An Introduction to Duplex Stainless Steels
A look at the uses for duplex stainless steel, its history, and the benefits it offers
Duplex stainless steels combine characteristics of the austenitic and ferritic family of alloys to offer benefits from both with fewer downsides -- often at a lower cost than other steel alloys.
However, cost is only one part of a bigger picture.
Choosing the right stainless steel is also about how the steel will perform for your intended use.
Could duplex stainless steel work in your next project?
Let’s take a look at how and when duplex steel might be a good fit for your needs.
What is Duplex Stainless Steel?
Duplex stainless steels get their name from their two-phase microstructure.
While exact ratios vary by grade, most duplex steels have a structure that is roughly 50-percent austenite and 50-percent ferrite.
This gives duplex stainless many of the perks of austenitic and ferritic families of steel while also minimizing the weaknesses.
As with other families of stainless, the exact metallurgic composition of the steel varies by grade, though common components include:
Molybdenum, nitrogen, and copper may also be used to further influence characteristics of the final product.
A Brief History of Duplex Stainless Steel
The concept of duplex stainless alloys was discussed as early as the 1920s. However, production of the first duplex alloys did not begin until the 1930s.
These earliest duplex alloys were mostly limited to cast production and specific uses as they contained a relatively high amount of carbon.
However, by the end of the 1960s, decarburization allowed metal foundries to create low-carbon steels with high chromium and nickel content while further balancing the ferrite and austenite structure.
This lead to a new generation of duplex alloys with better performance and fewer downsides.
These duplex stainless steels share many similarities with the modern alloys in production today -- in particular, Duplex 2205 (UNS S21803/32205).
Developed in the mid-1970s, this alloy is still popular today providing corrosion resistance superior to common austenitic stainless steel grades, such as 304 (UNS S30400), 316 (UNS S31600), and 317 (UNS S31700).
Though newer standards use different ranges of chromium, molybdenum and nickel, industries can thank the original grades pioneered in the 1970s for the range of duplex stainless steels in use today.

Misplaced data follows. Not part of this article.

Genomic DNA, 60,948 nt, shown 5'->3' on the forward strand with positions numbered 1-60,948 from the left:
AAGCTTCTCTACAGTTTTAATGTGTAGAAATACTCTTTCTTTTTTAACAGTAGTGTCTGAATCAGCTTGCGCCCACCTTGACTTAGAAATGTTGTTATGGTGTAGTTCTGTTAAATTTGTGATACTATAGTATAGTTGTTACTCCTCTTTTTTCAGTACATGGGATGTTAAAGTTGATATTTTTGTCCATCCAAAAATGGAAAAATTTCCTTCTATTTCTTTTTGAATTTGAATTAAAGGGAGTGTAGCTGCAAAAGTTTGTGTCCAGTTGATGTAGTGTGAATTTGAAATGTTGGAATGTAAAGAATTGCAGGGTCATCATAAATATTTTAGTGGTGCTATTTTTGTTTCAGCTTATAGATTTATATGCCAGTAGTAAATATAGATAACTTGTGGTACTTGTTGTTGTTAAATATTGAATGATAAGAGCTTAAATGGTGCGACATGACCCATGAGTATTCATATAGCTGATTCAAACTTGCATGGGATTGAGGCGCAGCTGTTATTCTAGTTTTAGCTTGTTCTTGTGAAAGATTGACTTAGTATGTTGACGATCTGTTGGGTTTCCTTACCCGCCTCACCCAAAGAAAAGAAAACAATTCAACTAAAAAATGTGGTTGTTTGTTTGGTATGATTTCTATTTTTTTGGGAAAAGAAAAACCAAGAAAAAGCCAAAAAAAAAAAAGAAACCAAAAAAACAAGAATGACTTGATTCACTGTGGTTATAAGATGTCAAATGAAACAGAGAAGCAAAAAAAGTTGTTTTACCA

Benefits of Duplex Stainless Steel
While duplex stainless steel only comprises a small percentage of the global stainless steel market, it has a range of benefits when compared to traditional austenitic stainless steel and ferritic stainless steel grades.
- Improved Strength
Many duplex grades are as much as two-times stronger than austenitic and ferritic stainless steel grades.
- High Toughness and Ductility
Duplex stainless steel is often more formable under pressure than ferritic grades and provides greater toughness. Though they often offer lower values than austenitic steels, the unique structure and characteristics of duplex steel often outweigh any concerns.
- High Corrosion Resistance
Depending on the grade in question, duplex stainless steels offer comparable (or better) corrosion resistance as common austenitic grades. For alloys with increased nitrogen, molybdenum, and chromium, steels exhibit high resistance to both crevice corrosion and chloride pitting.
- Cost Effectiveness
Duplex stainless steel offers all of the above benefits while requiring lower levels of molybdenum and nickel. This means that it is a lower-cost option than many traditional austenitic grades of stainless steel.The price of duplex alloys is often less volatile than other steel grades making it easier to estimate costs -- both at an upfront and lifetime level.The higher strength and corrosion resistance also means that many parts made using duplex stainless can be thinner than their austenitic counterparts providing lower costs.
Best Uses for Duplex Stainless Steel
Due to their excellent corrosion resistance, increased strength, and affordable pricing, duplex stainless steels are popular in a variety of industries and markets, including:
- Offshore and near-shore operations such as oil drilling, desalination, water treatment, and other industrial operations
- Chemical and liquid processing
- Naval parts and components
- Pollution control equipment
- Pulp and paper production
- Hot water and brewing tanks
Unified Alloys offers a range of corrosion-resistant stainless steel products to help meet the needs of industries across Canada. For more than 40 years, we’ve offered our expertise to businesses of all sizes looking to utilize stainless steel in everything from building and bridge construction to liquid processing and containment. Our expert advisors are available to help you determine the best alloys and products to help you meet your goals. Call today.